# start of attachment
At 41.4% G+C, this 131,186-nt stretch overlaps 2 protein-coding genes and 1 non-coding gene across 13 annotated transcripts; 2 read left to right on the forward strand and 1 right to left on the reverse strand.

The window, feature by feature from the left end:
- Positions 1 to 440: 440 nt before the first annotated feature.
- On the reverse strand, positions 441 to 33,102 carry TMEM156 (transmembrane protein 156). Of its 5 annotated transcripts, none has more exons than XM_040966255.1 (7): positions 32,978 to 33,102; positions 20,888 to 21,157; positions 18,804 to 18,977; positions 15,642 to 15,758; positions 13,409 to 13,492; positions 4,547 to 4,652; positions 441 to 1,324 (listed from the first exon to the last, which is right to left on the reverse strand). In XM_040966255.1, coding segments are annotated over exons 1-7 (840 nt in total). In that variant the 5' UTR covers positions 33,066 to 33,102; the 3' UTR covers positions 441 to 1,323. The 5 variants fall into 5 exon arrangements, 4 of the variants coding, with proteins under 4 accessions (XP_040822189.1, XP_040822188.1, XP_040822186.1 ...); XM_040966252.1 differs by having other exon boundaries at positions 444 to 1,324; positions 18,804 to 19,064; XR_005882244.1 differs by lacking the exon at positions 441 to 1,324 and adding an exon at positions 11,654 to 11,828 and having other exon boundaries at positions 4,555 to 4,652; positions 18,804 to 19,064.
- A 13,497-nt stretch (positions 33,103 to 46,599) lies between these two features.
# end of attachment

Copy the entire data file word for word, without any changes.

At 41.4% G+C, this 131,186-nt stretch overlaps 2 protein-coding genes and 1 non-coding gene across 13 annotated transcripts; 2 read left to right on the forward strand and 1 right to left on the reverse strand.

The window, feature by feature from the left end:
- Positions 1 to 440: 440 nt before the first annotated feature.
- On the reverse strand, positions 441 to 33,102 carry TMEM156 (transmembrane protein 156). Of its 5 annotated transcripts, none has more exons than XM_040966255.1 (7): positions 32,978 to 33,102; positions 20,888 to 21,157; positions 18,804 to 18,977; positions 15,642 to 15,758; positions 13,409 to 13,492; positions 4,547 to 4,652; positions 441 to 1,324 (listed from the first exon to the last, which is right to left on the reverse strand). In XM_040966255.1, coding segments are annotated over exons 1-7 (840 nt in total). In that variant the 5' UTR covers positions 33,066 to 33,102; the 3' UTR covers positions 441 to 1,323. The 5 variants fall into 5 exon arrangements, 4 of the variants coding, with proteins under 4 accessions (XP_040822189.1, XP_040822188.1, XP_040822186.1 ...); XM_040966252.1 differs by having other exon boundaries at positions 444 to 1,324; positions 18,804 to 19,064; XR_005882244.1 differs by lacking the exon at positions 441 to 1,324 and adding an exon at positions 11,654 to 11,828 and having other exon boundaries at positions 4,555 to 4,652; positions 18,804 to 19,064.
- A 13,497-nt stretch (positions 33,103 to 46,599) lies between these two features.